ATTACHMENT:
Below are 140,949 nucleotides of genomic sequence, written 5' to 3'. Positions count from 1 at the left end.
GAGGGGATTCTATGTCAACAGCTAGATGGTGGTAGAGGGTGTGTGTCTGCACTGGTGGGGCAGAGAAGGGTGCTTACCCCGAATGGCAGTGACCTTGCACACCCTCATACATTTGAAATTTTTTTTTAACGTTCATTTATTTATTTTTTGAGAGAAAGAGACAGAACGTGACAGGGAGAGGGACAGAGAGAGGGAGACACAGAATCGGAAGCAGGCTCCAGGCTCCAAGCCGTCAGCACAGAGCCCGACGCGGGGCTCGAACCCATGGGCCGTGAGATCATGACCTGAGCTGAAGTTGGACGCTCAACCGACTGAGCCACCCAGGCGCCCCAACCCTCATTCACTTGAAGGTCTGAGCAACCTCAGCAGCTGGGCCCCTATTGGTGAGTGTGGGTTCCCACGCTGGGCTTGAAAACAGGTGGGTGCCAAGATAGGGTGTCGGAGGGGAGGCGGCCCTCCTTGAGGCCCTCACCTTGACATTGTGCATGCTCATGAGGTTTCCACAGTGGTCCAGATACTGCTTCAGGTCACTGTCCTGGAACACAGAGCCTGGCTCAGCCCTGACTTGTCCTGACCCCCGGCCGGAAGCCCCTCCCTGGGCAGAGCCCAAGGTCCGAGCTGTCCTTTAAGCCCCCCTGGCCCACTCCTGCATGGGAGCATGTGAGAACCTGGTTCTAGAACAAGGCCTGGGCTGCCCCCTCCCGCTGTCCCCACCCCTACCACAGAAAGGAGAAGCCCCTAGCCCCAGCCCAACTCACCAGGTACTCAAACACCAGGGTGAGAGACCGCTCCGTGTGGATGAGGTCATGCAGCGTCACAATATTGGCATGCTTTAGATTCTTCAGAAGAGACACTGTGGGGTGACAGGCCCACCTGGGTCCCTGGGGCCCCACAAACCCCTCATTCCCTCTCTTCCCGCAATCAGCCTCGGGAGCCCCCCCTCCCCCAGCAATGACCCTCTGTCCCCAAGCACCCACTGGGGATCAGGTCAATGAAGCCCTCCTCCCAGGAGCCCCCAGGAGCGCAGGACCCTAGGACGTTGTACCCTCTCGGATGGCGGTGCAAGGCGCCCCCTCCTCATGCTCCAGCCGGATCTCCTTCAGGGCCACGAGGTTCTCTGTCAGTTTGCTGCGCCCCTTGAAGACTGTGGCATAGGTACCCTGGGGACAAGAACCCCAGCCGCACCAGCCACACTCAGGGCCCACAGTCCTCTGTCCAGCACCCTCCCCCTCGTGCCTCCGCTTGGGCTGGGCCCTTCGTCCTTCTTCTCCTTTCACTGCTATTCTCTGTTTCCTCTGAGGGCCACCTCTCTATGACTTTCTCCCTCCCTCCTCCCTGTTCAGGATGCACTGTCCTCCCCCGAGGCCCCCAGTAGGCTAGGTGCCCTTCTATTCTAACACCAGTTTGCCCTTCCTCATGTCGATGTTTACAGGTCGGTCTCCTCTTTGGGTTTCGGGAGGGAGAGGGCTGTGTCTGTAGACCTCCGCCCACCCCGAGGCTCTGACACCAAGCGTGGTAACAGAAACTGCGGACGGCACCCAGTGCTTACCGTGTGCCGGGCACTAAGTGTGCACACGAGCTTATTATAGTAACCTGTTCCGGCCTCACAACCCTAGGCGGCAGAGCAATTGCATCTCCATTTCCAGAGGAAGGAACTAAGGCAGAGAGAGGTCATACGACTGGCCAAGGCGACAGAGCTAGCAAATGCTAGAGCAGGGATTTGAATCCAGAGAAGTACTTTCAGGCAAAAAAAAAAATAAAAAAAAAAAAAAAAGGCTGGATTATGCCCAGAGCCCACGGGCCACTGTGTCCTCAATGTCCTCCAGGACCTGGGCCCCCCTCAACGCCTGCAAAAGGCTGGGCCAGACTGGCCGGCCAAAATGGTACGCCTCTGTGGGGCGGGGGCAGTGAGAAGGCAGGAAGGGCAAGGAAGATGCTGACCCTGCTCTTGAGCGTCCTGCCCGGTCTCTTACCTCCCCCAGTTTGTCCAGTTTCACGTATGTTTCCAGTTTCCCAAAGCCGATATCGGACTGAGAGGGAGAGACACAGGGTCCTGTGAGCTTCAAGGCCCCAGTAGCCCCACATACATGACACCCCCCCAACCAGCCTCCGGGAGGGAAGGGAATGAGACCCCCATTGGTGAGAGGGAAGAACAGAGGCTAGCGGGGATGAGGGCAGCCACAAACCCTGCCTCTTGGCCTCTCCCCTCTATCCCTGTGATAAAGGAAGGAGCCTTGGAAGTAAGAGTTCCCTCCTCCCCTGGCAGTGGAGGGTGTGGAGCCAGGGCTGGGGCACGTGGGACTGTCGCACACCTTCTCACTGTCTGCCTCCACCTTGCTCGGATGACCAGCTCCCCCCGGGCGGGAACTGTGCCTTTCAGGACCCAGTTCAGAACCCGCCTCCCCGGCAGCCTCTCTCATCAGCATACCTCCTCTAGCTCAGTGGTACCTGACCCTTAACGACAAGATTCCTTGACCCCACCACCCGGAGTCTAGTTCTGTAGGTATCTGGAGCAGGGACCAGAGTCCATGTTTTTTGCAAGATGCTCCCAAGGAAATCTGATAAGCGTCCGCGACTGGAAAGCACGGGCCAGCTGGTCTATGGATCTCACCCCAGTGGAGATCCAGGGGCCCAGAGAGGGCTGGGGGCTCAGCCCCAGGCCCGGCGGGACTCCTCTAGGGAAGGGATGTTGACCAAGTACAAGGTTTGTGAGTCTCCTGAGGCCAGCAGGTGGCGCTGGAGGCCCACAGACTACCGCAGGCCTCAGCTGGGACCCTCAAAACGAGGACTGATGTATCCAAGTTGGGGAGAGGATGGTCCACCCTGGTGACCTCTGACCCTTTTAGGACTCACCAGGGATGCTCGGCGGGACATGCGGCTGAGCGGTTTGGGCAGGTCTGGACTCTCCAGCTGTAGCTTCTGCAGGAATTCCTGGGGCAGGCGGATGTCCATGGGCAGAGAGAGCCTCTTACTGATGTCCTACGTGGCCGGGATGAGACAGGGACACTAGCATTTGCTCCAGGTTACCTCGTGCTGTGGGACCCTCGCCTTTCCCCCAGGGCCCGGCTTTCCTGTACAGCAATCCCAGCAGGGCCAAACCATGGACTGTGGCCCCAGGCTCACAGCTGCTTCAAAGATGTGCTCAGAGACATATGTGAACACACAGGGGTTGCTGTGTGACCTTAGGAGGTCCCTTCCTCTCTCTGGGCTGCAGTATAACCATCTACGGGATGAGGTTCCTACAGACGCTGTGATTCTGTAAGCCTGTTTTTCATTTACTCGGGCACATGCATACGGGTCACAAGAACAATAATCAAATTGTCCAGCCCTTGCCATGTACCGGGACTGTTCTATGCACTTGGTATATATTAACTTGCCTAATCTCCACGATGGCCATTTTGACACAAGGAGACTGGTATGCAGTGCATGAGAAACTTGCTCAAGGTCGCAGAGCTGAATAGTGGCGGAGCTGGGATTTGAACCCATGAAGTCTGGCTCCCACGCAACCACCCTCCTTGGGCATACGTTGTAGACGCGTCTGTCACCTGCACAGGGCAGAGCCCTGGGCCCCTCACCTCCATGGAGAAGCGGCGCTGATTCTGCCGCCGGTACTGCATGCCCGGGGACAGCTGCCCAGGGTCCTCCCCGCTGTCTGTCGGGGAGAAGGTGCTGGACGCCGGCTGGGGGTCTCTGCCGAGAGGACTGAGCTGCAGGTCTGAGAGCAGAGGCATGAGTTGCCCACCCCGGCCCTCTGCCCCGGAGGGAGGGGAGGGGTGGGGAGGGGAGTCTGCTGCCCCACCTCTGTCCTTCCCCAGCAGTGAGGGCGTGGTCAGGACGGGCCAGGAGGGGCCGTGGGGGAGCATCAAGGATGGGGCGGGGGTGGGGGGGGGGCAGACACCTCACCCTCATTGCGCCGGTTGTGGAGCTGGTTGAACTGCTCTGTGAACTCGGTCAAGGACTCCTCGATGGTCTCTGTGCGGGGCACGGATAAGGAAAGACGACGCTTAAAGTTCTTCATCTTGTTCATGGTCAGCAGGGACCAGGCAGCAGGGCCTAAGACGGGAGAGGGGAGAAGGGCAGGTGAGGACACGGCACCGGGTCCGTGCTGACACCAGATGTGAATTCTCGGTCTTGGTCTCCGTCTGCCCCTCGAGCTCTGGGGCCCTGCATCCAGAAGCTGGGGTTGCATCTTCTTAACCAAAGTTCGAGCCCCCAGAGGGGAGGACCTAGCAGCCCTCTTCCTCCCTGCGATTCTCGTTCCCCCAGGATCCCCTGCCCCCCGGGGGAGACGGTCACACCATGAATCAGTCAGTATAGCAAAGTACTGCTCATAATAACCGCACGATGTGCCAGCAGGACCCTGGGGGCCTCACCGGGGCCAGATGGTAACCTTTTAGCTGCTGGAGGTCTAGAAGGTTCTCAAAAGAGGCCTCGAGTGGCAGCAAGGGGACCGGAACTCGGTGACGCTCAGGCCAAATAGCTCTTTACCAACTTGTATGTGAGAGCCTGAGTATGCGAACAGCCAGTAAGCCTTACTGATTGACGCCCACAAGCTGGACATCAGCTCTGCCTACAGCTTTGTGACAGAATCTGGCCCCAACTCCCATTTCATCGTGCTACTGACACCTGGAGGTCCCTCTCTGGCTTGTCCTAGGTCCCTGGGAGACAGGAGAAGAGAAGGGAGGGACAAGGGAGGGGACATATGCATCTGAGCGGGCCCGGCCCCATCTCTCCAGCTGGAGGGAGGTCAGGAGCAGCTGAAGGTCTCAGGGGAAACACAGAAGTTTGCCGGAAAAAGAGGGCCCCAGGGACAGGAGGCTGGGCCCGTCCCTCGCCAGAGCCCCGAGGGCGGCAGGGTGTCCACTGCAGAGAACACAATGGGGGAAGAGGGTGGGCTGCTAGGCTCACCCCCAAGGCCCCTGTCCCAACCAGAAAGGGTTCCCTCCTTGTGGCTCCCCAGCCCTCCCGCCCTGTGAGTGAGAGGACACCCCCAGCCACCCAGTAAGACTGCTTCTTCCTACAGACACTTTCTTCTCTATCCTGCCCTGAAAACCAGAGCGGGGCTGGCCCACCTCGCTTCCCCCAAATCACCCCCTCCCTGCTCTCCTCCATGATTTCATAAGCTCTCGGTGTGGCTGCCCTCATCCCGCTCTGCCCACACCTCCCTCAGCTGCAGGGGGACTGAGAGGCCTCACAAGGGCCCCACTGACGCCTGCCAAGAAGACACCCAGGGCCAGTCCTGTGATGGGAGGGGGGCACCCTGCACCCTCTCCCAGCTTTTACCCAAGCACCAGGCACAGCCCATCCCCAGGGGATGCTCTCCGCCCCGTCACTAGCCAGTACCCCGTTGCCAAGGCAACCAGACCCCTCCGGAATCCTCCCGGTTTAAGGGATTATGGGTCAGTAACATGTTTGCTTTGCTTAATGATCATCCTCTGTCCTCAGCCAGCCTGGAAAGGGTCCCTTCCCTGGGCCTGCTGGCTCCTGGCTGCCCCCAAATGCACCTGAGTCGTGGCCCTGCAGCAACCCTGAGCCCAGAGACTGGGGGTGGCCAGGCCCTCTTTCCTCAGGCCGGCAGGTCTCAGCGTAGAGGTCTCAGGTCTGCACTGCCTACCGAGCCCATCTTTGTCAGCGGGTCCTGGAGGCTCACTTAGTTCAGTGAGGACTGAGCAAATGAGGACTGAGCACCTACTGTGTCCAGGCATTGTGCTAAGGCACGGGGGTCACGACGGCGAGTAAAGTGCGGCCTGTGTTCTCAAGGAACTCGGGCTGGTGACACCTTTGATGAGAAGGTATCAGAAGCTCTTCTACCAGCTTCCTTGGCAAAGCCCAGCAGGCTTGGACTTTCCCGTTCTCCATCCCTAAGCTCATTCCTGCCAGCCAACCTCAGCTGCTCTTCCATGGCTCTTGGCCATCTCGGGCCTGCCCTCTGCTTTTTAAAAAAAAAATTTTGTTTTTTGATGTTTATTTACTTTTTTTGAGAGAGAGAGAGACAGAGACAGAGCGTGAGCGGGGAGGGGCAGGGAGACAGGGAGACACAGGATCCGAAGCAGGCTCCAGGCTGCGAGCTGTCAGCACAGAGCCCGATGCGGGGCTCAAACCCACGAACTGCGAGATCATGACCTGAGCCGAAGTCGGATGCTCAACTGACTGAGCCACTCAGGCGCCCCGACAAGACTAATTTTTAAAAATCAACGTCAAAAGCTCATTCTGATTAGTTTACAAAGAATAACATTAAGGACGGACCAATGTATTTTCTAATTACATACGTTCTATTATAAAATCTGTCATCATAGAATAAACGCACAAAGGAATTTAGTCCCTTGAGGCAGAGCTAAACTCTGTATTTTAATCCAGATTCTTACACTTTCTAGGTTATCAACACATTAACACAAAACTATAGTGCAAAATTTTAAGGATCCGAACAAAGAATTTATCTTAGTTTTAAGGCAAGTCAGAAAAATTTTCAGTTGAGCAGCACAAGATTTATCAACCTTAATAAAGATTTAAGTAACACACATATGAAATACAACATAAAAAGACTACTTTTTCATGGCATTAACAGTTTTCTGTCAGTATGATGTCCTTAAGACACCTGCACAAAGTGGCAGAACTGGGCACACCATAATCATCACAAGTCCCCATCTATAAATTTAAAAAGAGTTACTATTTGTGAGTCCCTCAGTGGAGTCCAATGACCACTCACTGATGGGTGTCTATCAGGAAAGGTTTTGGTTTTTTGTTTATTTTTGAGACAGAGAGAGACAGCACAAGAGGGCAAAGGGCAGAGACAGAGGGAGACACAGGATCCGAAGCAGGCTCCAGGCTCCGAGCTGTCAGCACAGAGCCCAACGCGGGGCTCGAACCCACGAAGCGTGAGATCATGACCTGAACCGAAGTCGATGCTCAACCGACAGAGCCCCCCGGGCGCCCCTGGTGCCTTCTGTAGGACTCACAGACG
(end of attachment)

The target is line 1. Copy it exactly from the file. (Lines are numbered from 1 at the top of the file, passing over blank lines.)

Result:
Below are 140,949 nucleotides of genomic sequence, written 5' to 3'. Positions count from 1 at the left end.